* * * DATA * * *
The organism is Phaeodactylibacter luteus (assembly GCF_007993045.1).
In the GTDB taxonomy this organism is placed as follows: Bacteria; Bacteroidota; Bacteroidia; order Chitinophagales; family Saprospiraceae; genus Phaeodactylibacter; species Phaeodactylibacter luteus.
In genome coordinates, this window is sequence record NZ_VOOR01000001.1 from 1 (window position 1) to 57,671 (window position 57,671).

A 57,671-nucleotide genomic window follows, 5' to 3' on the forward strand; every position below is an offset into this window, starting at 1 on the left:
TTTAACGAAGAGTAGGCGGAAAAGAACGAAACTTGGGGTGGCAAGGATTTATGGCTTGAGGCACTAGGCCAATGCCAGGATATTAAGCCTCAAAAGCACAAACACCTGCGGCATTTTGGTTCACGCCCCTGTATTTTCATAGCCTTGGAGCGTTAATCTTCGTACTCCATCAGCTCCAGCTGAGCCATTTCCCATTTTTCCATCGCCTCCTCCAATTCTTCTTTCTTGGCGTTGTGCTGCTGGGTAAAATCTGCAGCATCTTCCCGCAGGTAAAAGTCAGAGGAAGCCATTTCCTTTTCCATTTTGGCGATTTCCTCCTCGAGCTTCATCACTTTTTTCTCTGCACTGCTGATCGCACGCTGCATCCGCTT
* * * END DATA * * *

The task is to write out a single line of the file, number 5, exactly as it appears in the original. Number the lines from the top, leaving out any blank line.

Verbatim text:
TTTAACGAAGAGTAGGCGGAAAAGAACGAAACTTGGGGTGGCAAGGATTTATGGCTTGAGGCACTAGGCCAATGCCAGGATATTAAGCCTCAAAAGCACAAACACCTGCGGCATTTTGGTTCACGCCCCTGTATTTTCATAGCCTTGGAGCGTTAATCTTCGTACTCCATCAGCTCCAGCTGAGCCATTTCCCATTTTTCCATCGCCTCCTCCAATTCTTCTTTCTTGGCGTTGTGCTGCTGGGTAAAATCTGCAGCATCTTCCCGCAGGTAAAAGTCAGAGGAAGCCATTTCCTTTTCCATTTTGGCGATTTCCTCCTCGAGCTTCATCACTTTTTTCTCTGCACTGCTGATCGCACGCTGCATCCGCTT